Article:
As the Coronavirus outbreak takes its toll on the workplace, British employers planned more than 300,000 redundancies in June and July as reported by BBC News. A huge 1,784 firms made plans to cut approximately 150,000 jobs in July, and 1,888 planned 156,000 cuts in June. Worryingly, this may only be the tip of the iceberg, as many smaller businesses are not included in these figures.
The coronavirus pandemic has led to huge changes across every industry, and the legal profession is no different. A new law has been brought in that means wills can now legally be witnessed over video.
Neil Turner, 67, of Worthing, West Sussex was sentenced at Hove Crown Court on 5th August 2020 to 28 months imprisonment after admitting to sexual assaults on six schoolboys in the 1980’s and also on an adult with learning disabilities. These victims felt able to come forward following Turner’s conviction in 2017 for similar sexual assaults on three boys.
Most people will have experienced a significant change to both their work and personal life as a result of the coronavirus pandemic. While some normality seems to be resuming, it is clear from the local lockdown measures and additions to the ‘travel quarantine list’ that regular changes to regulations are to be expected for quite a while.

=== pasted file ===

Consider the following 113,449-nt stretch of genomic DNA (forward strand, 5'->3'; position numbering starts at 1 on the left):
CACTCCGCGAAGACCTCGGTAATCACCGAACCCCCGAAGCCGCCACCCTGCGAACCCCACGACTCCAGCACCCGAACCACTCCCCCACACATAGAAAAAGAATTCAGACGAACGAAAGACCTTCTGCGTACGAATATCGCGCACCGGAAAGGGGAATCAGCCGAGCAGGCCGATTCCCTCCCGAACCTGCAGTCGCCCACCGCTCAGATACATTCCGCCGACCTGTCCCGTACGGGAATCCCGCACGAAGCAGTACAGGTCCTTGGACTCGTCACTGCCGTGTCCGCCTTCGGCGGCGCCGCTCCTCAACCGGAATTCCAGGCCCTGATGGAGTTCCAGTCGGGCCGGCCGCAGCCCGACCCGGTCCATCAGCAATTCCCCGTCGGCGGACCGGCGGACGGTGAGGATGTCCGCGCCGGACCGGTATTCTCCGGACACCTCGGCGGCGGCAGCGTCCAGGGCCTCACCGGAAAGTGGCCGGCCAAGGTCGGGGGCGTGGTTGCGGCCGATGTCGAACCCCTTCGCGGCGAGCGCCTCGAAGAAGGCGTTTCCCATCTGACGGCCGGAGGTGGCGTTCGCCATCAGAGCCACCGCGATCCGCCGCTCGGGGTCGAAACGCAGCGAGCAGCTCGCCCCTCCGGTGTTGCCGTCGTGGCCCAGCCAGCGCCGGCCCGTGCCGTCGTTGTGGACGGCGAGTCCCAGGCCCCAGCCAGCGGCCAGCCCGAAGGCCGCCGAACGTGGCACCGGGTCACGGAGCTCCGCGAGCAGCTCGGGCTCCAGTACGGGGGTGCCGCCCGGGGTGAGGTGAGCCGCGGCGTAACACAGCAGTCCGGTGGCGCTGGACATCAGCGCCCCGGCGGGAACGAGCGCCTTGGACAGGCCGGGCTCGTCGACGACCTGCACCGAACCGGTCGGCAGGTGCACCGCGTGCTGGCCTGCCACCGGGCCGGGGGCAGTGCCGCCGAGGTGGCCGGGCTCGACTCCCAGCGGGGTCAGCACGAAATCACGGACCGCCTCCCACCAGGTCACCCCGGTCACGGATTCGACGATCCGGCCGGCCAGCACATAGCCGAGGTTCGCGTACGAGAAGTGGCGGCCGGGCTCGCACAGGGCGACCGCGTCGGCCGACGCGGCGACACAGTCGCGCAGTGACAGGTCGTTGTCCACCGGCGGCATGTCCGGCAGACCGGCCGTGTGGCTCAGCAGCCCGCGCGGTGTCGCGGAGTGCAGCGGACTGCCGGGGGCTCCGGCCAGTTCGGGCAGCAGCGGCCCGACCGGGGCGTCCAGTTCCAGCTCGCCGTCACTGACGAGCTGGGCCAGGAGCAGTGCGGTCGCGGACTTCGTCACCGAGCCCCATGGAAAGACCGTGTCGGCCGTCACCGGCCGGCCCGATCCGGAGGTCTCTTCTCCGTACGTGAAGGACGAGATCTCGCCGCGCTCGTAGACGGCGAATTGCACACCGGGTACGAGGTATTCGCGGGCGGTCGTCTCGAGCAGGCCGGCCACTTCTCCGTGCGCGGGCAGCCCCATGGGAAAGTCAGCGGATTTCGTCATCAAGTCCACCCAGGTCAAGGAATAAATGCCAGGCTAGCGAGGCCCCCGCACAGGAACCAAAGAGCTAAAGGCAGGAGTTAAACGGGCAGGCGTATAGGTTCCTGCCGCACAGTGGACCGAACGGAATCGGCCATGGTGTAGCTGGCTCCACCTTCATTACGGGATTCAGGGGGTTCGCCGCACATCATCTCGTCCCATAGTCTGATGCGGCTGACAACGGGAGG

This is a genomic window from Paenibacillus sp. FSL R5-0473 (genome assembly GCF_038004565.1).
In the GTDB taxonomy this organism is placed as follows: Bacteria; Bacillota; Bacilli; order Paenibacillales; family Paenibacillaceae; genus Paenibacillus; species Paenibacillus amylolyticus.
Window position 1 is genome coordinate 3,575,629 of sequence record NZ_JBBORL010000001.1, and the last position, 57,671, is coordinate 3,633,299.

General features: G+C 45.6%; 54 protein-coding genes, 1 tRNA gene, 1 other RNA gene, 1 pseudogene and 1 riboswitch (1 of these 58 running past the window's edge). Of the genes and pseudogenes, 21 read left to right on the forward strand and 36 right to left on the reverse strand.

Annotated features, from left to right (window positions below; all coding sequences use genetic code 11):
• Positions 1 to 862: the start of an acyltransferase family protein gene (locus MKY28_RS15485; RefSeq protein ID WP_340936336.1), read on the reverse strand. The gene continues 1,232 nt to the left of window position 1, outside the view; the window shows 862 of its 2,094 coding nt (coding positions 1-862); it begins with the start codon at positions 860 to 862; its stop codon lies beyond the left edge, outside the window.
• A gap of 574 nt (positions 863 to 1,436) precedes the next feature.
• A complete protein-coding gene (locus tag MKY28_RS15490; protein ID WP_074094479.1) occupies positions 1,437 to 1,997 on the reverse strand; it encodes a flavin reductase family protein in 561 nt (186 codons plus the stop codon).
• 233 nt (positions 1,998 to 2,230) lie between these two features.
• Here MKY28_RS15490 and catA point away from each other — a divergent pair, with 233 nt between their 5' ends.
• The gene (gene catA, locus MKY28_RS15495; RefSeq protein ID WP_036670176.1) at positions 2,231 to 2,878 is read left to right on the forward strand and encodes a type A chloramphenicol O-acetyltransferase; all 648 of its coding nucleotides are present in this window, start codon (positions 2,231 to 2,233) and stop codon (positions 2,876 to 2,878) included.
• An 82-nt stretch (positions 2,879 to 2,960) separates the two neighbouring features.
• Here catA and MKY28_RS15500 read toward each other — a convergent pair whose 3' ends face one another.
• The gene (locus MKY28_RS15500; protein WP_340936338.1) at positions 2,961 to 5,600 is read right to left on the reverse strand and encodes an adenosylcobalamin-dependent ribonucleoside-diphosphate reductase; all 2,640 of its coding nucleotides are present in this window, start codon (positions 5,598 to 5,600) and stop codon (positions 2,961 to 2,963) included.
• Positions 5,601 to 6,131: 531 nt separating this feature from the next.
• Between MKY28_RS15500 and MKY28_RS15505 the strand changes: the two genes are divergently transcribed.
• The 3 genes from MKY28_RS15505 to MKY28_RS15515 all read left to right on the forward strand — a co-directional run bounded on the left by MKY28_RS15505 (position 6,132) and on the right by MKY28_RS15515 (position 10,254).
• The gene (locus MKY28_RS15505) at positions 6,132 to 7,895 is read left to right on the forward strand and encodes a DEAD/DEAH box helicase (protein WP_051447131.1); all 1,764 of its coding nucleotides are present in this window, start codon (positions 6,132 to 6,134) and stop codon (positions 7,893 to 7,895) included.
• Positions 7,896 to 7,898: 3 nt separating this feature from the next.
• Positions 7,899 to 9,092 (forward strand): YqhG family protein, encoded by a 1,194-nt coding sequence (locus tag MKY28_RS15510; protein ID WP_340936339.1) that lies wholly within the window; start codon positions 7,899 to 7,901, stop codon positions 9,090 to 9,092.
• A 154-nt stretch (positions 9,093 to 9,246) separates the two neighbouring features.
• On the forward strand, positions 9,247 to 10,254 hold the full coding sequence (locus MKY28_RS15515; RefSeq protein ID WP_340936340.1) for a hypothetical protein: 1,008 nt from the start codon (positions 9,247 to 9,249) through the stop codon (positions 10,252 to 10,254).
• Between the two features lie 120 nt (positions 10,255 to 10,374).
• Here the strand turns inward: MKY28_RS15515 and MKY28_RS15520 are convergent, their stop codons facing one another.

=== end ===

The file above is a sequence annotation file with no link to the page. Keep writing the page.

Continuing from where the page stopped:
The impact of Covid 19 on human lives across the world is very much unprecedented. Every life lost is a tragedy. This disease has not only impacted upon our heath but has also led to alarming and worrying financial concerns for many families, individuals, businesses, companies etc. On 14 July 2020, the BBC confirmed that the UK, along with much of the rest of the world, is thought to be heading into the worst recession for decades.
Social media offers many people a level of anonymity that would be hard to achieve outside of online life. This is sometimes used by individuals to share negative or harmful messages, while avoiding repercussions that may affect their ‘offline life’. But is this really the case, and can so-called ‘trolls’ really hide behind a screen?
On July 8th 2020, the chancellor – Rishi Sunak – announced a temporary ‘holiday’ on stamp duty on the first £500,000 of property sales in England and Wales. We take a look at what this could mean for you.
Developments in the IICSA hearing
Following the introduction of furlough leave to the UK in March, the Government has now introduced more flexibility to the scheme - allowing employees on furlough leave to be brought back into work part-time from July 1st.